April 1, 2013
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Sgt. Michael Cable, 26, of Philpot, Kentucky, was stabbed to death in Afghanistan on Wednesday. (Facebook/Daily Mail)
KABUL, Afghanistan (TheBlaze/AP) — An Afghan teenager fatally stabbed an American soldier in the neck as he played with children in eastern Afghanistan, officials said Monday, as the U.S. death toll rose sharply last month with an uptick in fighting due to warmer weather. The soldier was scheduled to return home for a vacation in two months and then permanently in September, the Daily Mail reports.
Last week's calculated attack shows that international troops still face a myriad of dangers even though they are increasingly taking a back seat in operations with Afghan forces ahead of a full withdrawal by the end of 2014.
Just one U.S. service member was killed in February – a five-year monthly low – but the American death toll climbed to at least 14 last month.
Overall, the number of Americans and other foreign forces killed in Afghanistan has fallen as their role shifts more toward training and advising government troops instead of fighting.
But a series of so-called insider attacks on foreign troops by Afghan forces of insurgents disguised as them has threatened to undermine the trust needed to help President Hamid Karzai's government take the lead in securing the country after more than 11 years at war.
The attack that killed Sgt. Michael Cable, 26, of Philpot, Ky., last Wednesday occurred after the soldiers had secured an area for a meeting of U.S. and Afghan officials in a province near the volatile border with Pakistan.
But one of two senior U.S. officials who confirmed that Cable had been stabbed by a young man said the assailant was not believed to have been in uniform so it was not being classified as an insider attack.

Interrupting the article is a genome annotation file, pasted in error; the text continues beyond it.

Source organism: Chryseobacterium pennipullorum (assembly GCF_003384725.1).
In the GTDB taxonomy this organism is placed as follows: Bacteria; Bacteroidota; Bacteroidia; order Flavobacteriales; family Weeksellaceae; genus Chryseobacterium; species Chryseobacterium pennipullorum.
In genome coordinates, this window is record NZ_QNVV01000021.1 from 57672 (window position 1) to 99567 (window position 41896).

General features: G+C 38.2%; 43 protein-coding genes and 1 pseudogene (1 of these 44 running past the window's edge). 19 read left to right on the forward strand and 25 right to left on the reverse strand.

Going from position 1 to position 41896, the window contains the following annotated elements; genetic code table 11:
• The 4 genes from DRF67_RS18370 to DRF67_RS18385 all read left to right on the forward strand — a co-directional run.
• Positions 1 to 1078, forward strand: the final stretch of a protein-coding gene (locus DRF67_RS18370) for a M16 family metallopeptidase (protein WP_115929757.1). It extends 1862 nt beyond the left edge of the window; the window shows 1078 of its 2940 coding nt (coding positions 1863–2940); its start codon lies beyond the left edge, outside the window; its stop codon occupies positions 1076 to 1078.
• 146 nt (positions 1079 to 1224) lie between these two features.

The officials, who spoke on condition of anonymity because the investigation is ongoing, said the attacker was thought to be about 16 years old. He escaped so his age couldn't be verified.
Cable's brother Raymond Johnston, a 42-year-old waiter in Owensboro, Ky., said the Army told the family the basics of what happened and that his brother was stabbed in the neck from behind.
Johnston said his brother, who also did a tour of duty in Iraq, was "prepared before he left for anything that happened" in Afghanistan.
Cable met individually with Johnston and three other family members before leaving for Afghanistan and had similar conversations with each – that the deployment was extremely hazardous and that his family and friends should "continue to enjoy life" if he was killed.
"He was able to communicate to the family about if the worst was supposed to happen, what we were supposed to do," Johnston said.
Cable's body was scheduled to return to Owensboro in western Kentucky on Thursday. Visitation was scheduled for Friday with the funeral set for Saturday.
The Afghan and American dignitaries were attending the swearing-in ceremony of Afghan Local Police in Shinwar district in Nangarhar province, senior district official Zalmai Khan said. Afghan Local Police, or ALP, recruits are drawn from villages and backed by the U.S. military.
The soldier was playing with children outside when the attacker came from behind and stabbed him in the neck with a large knife, Khan said. Other guards nearby didn't immediately notice what had happened because there was no gunshot, and the assailant was able to flee to neighboring Pakistan, he added.
Taliban spokesman Zabiullah Mujahid identified the attacker as a 16-year-old local man named Khalid. He said Khalid was acting independently when he killed the soldier but had joined the Islamic militant movement since fleeing the scene.
The district official Khan did not provide a name or confirm the Taliban's claim.
The Pentagon said in a statement last week that Cable, died from injuries sustained when his unit was attacked by enemy forces.